It’s a worrying scenario isn’t it.
A searing sun, temperatures over 40 degrees, players and spectators wilting, the action bordering on farce as it becomes survival of the fittest, not the most talented.
It’s not going to happen with the World Cup in Qatar 2022 though is it? Just ask Jerome Valcke.
No, I refer of course to the Australian Open tennis. You see Melbourne can get quite hot at this time of year. And yet out in the burning midday sun go the players, armed with sun block, caps and the hope that somehow they will beat their opponent in straight sets and get straight back to the locker room without collapsing.
Canadian player Frank Dancevic fainted and his peers rightly challenged the medical dangers they were facing, Croatian Ivan Dodig saying: “Thirty minutes after the match I could not walk. I was thinking someone could maybe even die here.”
But these hot days, the hot years, have not left the tournament’s venue and format properly and seriously challenged, over the many decades the Australian Open has held Grand Slam status. I wonder why?
Could it be perhaps that observers are focusing on the heat alone, and accept that yes if you play a tennis tournament, or indeed any sport, in the Australian summer, you are going to be battling scorching temperatures from time to time, just as you may encounter a bit of cloud and rain too (Melbourne is not the outback).
So why can’t Qatar’s World Cup 2022 detractors focus on the heat alone and accept that once the switch has been made to winter…is there really still a problem?
Yes. It’s an easy line to ask why tennis matches are being allowed to happen in dangerous temperatures while the Qatar World Cup has been lambasted. So that’s not what I’m doing.
Instead I ask this – why do critics of Qatar not take the heat issue for what it is – a heat issue. Which has a genuine solution, if not palatable to many around the globe. For whenever the move from summer is discussed, particularly by the all too powerful UK media, shortly behind it comes an attack on Qatar along the lines of ‘why is it even being played there anyway.’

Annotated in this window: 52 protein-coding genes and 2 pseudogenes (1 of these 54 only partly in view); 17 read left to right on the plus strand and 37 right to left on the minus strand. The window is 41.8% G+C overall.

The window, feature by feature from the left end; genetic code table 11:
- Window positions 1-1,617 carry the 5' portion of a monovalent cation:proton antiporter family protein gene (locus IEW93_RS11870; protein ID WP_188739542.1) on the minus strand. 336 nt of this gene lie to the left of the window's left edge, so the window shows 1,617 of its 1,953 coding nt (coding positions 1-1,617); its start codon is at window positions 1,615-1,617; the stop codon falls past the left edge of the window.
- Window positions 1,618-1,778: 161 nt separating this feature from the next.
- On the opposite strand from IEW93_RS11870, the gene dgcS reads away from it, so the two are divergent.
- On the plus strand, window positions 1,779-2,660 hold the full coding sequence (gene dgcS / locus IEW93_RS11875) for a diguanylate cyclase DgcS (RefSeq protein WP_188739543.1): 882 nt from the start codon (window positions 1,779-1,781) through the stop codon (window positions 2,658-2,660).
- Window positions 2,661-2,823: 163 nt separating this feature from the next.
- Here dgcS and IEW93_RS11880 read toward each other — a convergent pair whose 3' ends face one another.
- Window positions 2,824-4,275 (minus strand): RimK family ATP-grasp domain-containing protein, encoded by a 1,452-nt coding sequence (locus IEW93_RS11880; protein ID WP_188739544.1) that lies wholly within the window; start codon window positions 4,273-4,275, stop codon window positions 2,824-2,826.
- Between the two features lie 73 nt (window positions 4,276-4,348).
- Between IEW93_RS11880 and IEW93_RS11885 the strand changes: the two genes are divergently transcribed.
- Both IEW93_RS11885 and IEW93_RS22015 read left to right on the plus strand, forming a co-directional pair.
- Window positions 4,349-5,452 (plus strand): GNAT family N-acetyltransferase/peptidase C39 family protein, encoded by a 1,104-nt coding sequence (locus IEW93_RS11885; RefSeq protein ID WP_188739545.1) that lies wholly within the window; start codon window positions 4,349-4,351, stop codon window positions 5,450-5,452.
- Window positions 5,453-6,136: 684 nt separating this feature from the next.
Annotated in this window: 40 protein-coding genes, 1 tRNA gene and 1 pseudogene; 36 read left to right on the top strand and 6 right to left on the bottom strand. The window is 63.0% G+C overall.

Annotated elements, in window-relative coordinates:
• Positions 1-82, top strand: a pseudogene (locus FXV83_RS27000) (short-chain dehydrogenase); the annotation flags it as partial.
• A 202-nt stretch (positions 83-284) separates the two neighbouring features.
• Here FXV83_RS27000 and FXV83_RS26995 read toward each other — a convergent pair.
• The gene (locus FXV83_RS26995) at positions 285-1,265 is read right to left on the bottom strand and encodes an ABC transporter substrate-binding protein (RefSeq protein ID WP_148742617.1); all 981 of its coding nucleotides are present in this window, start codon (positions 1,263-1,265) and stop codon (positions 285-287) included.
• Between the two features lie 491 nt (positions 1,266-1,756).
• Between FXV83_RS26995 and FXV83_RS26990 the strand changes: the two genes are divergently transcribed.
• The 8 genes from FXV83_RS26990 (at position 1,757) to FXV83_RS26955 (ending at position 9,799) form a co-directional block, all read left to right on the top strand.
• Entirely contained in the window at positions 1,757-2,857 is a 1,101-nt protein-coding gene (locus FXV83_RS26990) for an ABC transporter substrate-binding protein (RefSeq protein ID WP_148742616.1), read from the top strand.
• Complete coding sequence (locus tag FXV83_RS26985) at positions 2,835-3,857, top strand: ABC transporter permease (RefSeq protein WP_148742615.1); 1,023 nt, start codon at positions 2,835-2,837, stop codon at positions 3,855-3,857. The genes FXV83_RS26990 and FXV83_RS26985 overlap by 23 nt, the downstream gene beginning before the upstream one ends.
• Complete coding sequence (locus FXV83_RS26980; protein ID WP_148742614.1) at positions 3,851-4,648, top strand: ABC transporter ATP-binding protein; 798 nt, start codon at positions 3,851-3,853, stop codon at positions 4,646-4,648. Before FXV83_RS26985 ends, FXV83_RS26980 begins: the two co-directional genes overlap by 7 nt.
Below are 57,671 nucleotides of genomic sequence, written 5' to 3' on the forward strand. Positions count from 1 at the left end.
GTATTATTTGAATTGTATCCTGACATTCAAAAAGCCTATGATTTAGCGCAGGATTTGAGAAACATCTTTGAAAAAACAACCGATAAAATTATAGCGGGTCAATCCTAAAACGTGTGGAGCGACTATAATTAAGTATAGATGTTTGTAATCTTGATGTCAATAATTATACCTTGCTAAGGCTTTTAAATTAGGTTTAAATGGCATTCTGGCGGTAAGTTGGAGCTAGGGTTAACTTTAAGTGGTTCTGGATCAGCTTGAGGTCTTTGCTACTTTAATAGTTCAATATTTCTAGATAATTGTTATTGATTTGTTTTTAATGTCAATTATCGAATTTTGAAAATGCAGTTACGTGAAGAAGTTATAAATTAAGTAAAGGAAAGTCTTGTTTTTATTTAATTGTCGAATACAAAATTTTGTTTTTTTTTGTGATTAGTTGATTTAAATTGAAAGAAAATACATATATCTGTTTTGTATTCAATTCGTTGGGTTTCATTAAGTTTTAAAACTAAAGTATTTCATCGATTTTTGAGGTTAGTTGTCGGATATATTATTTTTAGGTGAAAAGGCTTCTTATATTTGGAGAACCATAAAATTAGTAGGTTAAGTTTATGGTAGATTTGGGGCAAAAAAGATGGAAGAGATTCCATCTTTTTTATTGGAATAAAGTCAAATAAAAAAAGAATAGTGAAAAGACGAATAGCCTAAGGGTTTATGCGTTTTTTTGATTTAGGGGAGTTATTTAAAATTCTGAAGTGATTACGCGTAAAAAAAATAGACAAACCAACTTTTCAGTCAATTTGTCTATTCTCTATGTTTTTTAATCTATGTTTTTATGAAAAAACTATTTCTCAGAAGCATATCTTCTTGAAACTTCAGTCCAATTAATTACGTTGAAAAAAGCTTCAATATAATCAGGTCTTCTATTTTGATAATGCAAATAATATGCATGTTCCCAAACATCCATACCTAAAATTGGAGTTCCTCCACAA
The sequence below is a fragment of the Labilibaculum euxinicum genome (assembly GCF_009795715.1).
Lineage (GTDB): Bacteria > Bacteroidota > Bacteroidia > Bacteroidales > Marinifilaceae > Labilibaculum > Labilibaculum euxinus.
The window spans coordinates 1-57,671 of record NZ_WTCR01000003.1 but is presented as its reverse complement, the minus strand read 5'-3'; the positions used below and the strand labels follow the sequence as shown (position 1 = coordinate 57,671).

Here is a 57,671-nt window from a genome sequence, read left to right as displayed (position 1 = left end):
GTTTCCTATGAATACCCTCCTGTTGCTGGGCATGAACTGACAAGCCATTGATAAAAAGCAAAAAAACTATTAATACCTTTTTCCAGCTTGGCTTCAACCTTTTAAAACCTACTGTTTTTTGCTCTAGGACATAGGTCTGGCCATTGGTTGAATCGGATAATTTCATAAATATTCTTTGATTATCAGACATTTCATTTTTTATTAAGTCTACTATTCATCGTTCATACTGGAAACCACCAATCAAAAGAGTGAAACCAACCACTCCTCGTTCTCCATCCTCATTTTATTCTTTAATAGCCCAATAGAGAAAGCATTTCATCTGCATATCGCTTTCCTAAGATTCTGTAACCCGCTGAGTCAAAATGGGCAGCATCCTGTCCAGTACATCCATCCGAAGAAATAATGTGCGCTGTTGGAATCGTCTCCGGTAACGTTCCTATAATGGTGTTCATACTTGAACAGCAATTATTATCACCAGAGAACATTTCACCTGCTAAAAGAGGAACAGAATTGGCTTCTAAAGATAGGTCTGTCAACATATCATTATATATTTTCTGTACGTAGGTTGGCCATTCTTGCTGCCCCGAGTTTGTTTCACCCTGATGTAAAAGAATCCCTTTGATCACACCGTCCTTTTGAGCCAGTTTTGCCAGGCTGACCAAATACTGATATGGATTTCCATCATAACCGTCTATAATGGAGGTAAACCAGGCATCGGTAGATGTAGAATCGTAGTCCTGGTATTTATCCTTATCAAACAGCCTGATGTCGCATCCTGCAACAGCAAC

Do we have some prejudice still going on here? Are the kind of media outlets who usually promote justice and equality bothering to be fair? How can questioning Australia be about heat alone, whereas questioning Qatar has to reach the level, often in a muddled or poorly researched way, of why the World Cup is being played there.
If we’re talking about temperature in isolation let me reiterate my point on the 2022 World Cup, which I came to after a long period covering and contemplating the story.
Yes FIFA made an error awarding the tournament to Qatar without raising the issue of heat immediately. It gave critics immediate and justifiable ammunition.
But sooner or later, and I believe sooner is best, the tournament had to be played in a country with summer temperatures this high, otherwise are large parts of the world precluded from bidding? I’ve certainly never heard of such a ‘rule’. Sooner or later it had to go the Middle East, a region packed with football fans like, yes pretty much every other part of the world. And that means yes – it should always have been stated the tournament would have to switch to winter.
Is a World Cup final in Qatar in December 2022 really such a hideous prospect, such a travesty of justice, such a scandal an outrage? If so – why? And I mean detailed considered reasoning. Tell me, please, I’d love to hear it explained properly.
Because the bid was corrupt? Once again I say – evidence please?
Because Qatar isn’t a ‘football country’? This argument seems to have weight, but then again I’ve been educated about football supporters in the region over recent years, have you?
Because of the construction worker issue? The mistreatment of immigrant workers is a dreadful situation that happens in too many countries. It shouldn’t happen in order to prepare for a sports event. Sports events should not cost human lives. And, it’s absolutely essential that FIFA are now active in seeking ongoing reassurance. But this is an issue arising and spotlighted because of Qatar hosting – it’s not part of the original debate and reasoning over awarding the World Cup to Qatar. Perhaps it should have been.
So if anyone states, and genuinely means, that the Australian Open tennis heat is no different to Qatar football heat they are missing the point.
The World Cup should never have been arranged for a Qatar summer.
The heat remains a nice headline for those whose prejudices run deeper. And when the World Cup is finally confirmed as kicking off in the cooler month of December – we’ll see if and where the critics can redirect their own heat.
Lee Wellings is the Sports Correspondent for Al Jazeera English based in London. Contact him at firstname.lastname@example.org. Follow Lee on twitter @LeeW_Sport